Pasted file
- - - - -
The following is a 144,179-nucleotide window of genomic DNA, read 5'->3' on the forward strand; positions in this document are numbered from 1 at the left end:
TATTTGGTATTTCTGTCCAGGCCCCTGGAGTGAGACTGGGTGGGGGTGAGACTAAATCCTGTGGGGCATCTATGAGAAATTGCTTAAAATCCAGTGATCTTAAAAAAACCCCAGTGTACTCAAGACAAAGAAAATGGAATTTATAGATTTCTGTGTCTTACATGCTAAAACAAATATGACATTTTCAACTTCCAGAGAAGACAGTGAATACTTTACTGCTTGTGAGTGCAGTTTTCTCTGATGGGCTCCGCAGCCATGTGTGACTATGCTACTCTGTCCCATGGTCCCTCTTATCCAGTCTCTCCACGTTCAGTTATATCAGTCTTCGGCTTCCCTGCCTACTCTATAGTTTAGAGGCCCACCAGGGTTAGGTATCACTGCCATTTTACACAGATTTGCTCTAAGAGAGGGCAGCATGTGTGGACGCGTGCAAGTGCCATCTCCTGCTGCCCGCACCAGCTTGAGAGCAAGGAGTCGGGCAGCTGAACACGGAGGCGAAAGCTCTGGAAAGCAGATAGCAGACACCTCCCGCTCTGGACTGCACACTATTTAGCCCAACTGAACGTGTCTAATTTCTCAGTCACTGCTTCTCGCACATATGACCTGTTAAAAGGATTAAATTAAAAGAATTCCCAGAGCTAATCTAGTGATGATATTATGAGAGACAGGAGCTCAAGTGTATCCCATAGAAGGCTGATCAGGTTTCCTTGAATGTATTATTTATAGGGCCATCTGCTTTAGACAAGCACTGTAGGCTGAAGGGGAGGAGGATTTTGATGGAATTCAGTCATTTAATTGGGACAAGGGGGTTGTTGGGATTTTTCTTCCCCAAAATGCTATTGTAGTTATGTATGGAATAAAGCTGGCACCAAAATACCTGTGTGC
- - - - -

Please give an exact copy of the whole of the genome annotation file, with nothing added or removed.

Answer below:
The following is a 144,179-nucleotide window of genomic DNA, read 5'->3' on the forward strand; positions in this document are numbered from 1 at the left end:
TATTTGGTATTTCTGTCCAGGCCCCTGGAGTGAGACTGGGTGGGGGTGAGACTAAATCCTGTGGGGCATCTATGAGAAATTGCTTAAAATCCAGTGATCTTAAAAAAACCCCAGTGTACTCAAGACAAAGAAAATGGAATTTATAGATTTCTGTGTCTTACATGCTAAAACAAATATGACATTTTCAACTTCCAGAGAAGACAGTGAATACTTTACTGCTTGTGAGTGCAGTTTTCTCTGATGGGCTCCGCAGCCATGTGTGACTATGCTACTCTGTCCCATGGTCCCTCTTATCCAGTCTCTCCACGTTCAGTTATATCAGTCTTCGGCTTCCCTGCCTACTCTATAGTTTAGAGGCCCACCAGGGTTAGGTATCACTGCCATTTTACACAGATTTGCTCTAAGAGAGGGCAGCATGTGTGGACGCGTGCAAGTGCCATCTCCTGCTGCCCGCACCAGCTTGAGAGCAAGGAGTCGGGCAGCTGAACACGGAGGCGAAAGCTCTGGAAAGCAGATAGCAGACACCTCCCGCTCTGGACTGCACACTATTTAGCCCAACTGAACGTGTCTAATTTCTCAGTCACTGCTTCTCGCACATATGACCTGTTAAAAGGATTAAATTAAAAGAATTCCCAGAGCTAATCTAGTGATGATATTATGAGAGACAGGAGCTCAAGTGTATCCCATAGAAGGCTGATCAGGTTTCCTTGAATGTATTATTTATAGGGCCATCTGCTTTAGACAAGCACTGTAGGCTGAAGGGGAGGAGGATTTTGATGGAATTCAGTCATTTAATTGGGACAAGGGGGTTGTTGGGATTTTTCTTCCCCAAAATGCTATTGTAGTTATGTATGGAATAAAGCTGGCACCAAAATACCTGTGTGC